Can you elaborate on your curatorial practice, specifically your participation in Fixity Equals Death and Commiserate Chicago? How did you begin curating? What advice would you offer to young artists or scholars looking to get involved? 

It all started from an exhibition and biennale class where I proposed an online platform for native digital artworks as the final project. It led me to know Francisca Rudolph who studies art history and arts administration at SAIC. And I joined her project which was Fixity Equals Death. Later on, with a group of friends who share the feeling of how cold Chicago was, the same for the new media art scene here. Commiserate Chicago was born to make a festival that was different than other major new media art festivals in cities like New York and Los Angeles. We did everything ourselves, from trying to get funding, setting up the website, releasing open calls, doing graphic design, and marketing. From both experiences, I gained a lot by working with my brilliant friends. This also made me realize that it was so difficult without any institutional support and funding to curate/produce an exhibition. And that led to the Altered Festival which I collaborated with a local business to have space and facilities to exhibit exciting projects.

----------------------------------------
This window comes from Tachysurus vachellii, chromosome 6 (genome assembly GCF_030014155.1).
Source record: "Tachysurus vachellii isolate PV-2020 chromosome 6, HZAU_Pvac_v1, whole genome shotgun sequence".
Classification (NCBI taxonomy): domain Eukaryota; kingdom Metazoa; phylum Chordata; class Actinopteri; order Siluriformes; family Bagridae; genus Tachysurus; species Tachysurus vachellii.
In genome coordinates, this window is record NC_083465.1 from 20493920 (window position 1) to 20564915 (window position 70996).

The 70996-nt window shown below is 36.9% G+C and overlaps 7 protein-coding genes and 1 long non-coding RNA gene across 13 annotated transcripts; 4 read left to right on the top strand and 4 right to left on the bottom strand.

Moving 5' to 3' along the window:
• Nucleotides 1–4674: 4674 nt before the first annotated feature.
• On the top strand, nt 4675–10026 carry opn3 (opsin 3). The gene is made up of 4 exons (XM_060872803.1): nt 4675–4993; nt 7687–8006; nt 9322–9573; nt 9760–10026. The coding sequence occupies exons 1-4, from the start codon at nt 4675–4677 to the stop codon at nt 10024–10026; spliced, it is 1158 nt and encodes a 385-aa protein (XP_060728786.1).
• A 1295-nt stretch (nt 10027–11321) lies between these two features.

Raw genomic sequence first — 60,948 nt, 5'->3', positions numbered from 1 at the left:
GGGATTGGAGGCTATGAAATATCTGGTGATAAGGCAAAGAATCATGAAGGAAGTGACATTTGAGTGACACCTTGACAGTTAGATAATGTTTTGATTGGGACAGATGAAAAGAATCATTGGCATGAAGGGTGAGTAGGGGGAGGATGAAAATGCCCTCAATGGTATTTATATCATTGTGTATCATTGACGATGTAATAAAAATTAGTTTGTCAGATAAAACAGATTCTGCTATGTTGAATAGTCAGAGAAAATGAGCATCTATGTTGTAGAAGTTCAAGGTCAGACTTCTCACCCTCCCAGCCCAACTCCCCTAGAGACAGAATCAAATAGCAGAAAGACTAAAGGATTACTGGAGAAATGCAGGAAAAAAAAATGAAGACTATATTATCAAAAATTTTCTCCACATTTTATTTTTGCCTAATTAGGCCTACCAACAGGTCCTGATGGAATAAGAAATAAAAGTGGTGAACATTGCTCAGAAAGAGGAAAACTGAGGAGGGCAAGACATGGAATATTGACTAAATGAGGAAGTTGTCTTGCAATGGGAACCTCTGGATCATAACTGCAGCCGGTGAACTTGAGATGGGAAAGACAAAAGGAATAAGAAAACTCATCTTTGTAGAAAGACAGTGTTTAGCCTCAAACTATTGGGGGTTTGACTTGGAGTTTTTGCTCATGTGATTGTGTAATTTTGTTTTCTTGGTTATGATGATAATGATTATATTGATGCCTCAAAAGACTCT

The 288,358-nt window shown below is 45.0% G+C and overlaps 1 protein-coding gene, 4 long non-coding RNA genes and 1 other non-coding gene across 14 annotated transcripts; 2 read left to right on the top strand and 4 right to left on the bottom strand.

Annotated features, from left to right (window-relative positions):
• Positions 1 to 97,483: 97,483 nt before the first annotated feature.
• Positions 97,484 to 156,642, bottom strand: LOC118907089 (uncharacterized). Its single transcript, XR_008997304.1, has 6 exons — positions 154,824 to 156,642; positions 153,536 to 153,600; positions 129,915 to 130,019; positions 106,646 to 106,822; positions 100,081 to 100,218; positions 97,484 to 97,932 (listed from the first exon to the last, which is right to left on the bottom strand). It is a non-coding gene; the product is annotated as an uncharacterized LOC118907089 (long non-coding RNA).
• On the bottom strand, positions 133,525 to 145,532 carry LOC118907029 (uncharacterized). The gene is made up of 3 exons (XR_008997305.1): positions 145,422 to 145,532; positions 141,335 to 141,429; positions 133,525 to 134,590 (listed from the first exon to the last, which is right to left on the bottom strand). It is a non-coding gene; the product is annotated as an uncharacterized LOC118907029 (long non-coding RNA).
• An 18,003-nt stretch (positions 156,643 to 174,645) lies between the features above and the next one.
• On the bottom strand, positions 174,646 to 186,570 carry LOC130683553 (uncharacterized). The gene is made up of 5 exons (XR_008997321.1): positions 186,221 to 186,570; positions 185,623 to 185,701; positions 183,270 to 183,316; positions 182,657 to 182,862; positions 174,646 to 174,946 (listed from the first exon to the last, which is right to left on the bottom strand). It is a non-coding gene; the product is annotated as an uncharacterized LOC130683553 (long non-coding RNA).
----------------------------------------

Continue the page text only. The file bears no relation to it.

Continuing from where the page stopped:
I would not say that I am an expert curator who can give others golden advice as I am still trying to figure it out by doing it. But I would love to share my experience from the do-it-ourselves approach. All the limitations and restraints are my inspiration to try something. And having a group of supportive friends will make the journey more fun. External collaborators, no matter it is an institution, business partner, or anything you can think of would be helpful.

Learn more about Jiaqi's EAC Exhibition.